- Consistency is key. Have a daily routine that you and family can follow. This is very important and your family will call you out when you misstep (my kids do all the time). This includes everything from praise to moments when consequences are appropriate. It may feel like a lot but the structure is so important.
- Your child may show up differently at school vs. at home. Home is a safe space, where redirection and regrounding is allowed and not rushed. I can’t tell you the number of calls I’ve gotten from instructors, not knowing how to handle a moment or situation. My answer is always, let’s break down the moment to find out where the break down started. This is a big for us! Especially when teachers aren’t trained to coach students who show up differently and do not understand the cultural nuances that could positively impact Kamaiyah’s experience. My advice, don’t give up. Continue to fight and show up for your child. Encouragingingly demand that everyone who is responsible for your child’s education stay in the game.
- As a parent, take time for yourself. Doing this teaches Kamaiyah how important self-care is. She knows mommy likes to workout, so while I workout she dances. We both have our oil regimens in the morning as a reminder to ground ourselves and take a pause before heading out. We have our weekend time for nails or getting our hair done. I cannot stress how important this is. These gems will be the foundation for demonstrating how important self-love and self-empowerment is.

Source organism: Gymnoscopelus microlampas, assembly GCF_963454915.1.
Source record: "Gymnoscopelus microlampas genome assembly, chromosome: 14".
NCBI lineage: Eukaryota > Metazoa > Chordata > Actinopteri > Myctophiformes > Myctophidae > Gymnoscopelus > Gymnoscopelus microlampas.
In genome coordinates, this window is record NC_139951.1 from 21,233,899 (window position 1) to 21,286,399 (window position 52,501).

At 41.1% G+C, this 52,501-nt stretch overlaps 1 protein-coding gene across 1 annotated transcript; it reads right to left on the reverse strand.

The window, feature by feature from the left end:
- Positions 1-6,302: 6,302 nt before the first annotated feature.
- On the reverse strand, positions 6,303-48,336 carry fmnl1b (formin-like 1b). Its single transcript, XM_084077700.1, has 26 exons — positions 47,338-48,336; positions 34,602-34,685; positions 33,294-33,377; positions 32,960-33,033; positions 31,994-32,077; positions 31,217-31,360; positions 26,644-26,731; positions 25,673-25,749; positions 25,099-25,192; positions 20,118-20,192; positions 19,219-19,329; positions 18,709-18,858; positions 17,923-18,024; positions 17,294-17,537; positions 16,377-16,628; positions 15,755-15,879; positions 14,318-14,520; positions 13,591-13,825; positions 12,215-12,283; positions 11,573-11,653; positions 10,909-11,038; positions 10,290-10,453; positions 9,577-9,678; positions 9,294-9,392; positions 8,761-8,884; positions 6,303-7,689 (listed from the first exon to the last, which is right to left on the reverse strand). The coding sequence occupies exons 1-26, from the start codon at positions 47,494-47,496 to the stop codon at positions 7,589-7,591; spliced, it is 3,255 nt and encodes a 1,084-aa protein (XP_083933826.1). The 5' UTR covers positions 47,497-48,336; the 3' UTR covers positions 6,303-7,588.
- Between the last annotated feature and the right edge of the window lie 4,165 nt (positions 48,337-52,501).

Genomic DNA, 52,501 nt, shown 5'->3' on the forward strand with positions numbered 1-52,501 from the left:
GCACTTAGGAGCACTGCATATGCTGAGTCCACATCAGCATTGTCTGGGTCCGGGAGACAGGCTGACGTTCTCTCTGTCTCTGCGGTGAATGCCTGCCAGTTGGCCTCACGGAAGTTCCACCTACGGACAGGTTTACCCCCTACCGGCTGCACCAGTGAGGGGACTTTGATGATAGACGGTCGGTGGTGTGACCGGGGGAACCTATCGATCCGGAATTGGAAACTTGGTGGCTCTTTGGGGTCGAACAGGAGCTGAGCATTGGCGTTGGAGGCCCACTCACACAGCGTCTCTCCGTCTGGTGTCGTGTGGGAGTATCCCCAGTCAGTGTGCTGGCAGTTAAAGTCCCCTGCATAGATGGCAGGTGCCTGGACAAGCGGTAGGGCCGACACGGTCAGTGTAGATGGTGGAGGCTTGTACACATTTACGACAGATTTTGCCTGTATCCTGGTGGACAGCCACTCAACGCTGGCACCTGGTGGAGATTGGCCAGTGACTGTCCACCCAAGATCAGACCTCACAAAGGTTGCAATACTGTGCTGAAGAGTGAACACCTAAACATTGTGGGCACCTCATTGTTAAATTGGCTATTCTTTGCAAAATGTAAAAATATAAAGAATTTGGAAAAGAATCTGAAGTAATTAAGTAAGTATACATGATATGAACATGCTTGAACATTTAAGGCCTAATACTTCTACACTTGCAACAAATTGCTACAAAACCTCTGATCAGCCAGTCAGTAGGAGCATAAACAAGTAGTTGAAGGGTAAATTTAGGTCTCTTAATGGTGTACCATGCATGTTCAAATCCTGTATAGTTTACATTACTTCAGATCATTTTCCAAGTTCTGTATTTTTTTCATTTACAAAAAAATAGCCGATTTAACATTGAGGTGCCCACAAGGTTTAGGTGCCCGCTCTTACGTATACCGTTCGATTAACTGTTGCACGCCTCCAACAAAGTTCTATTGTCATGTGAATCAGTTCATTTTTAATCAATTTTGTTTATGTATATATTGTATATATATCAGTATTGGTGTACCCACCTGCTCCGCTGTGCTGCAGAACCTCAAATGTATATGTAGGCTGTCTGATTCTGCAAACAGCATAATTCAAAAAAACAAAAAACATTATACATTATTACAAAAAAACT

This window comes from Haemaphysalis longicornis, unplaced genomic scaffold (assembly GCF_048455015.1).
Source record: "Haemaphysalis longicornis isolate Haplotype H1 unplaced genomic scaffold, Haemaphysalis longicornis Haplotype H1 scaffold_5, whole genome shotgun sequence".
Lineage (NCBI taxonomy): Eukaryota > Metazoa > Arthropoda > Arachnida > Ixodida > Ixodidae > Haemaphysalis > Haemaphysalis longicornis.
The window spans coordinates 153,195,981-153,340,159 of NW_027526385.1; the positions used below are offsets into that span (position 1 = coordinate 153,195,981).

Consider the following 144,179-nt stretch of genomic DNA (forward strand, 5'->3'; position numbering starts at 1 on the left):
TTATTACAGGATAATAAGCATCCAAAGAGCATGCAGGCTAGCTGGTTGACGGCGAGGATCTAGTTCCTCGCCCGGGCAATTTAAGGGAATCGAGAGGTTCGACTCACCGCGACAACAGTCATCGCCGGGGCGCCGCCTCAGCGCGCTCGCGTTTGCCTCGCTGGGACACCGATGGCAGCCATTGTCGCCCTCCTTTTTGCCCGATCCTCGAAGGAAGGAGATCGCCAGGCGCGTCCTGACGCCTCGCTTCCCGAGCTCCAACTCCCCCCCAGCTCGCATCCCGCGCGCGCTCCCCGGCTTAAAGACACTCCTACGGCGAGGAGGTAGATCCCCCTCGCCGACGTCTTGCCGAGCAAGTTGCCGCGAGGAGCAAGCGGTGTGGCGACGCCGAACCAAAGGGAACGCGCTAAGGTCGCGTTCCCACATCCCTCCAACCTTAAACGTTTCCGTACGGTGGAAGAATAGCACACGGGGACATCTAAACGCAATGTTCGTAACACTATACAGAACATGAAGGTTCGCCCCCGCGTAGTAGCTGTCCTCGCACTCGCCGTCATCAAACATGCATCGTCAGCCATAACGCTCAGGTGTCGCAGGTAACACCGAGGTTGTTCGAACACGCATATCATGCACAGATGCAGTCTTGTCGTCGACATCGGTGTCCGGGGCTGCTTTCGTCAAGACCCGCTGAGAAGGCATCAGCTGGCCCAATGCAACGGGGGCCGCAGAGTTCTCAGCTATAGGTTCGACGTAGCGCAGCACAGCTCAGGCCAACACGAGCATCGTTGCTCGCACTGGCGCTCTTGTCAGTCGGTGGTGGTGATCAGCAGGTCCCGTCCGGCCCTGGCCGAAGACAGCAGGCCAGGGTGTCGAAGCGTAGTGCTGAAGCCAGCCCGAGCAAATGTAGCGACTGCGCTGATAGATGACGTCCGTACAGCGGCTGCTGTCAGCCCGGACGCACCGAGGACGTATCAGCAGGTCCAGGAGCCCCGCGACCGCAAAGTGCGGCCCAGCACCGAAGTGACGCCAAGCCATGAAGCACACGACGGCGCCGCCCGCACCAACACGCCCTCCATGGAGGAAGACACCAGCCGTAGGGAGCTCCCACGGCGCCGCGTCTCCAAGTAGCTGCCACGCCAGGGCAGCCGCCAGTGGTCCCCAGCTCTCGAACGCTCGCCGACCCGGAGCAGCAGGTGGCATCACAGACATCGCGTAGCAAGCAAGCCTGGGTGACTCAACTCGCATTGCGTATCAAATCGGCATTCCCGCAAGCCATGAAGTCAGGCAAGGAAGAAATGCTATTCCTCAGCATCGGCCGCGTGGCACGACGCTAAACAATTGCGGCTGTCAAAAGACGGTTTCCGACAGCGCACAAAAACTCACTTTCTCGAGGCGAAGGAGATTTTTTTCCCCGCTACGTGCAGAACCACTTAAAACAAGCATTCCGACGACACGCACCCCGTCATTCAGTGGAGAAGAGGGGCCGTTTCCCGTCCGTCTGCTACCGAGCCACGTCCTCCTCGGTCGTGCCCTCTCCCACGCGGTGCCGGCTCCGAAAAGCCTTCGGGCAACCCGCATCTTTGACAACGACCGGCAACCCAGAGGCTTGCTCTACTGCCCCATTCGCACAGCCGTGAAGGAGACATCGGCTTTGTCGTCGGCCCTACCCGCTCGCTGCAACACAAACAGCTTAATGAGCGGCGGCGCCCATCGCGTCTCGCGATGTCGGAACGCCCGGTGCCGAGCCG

- Listen. Listen and pay attention to your child as they express themselves. It is so important for Kamaiyah to know her words are valuable and I give her the space to communicate.
Together, my daughter and I are still on the path of learning, making every day a new opportunity to interact with the purpose of building each other up. There are still times when nothing works. I go to the bathroom, give a good scream and get back in the game.
Even in those moments of uncertainty, I know that my family will be ok because we continuously work to maintain spaces that are loving, accessible and authentic to us. We are always working together to identify her own triggers and apply the foundation we’ve built. A foundation that allows free, positive expression and that will grow her into being able to cope in any new environment, situation, or challenge.
It just takes patience and time.
p.s. Kamaiyah and I both agreed to sharing this portion of our lives.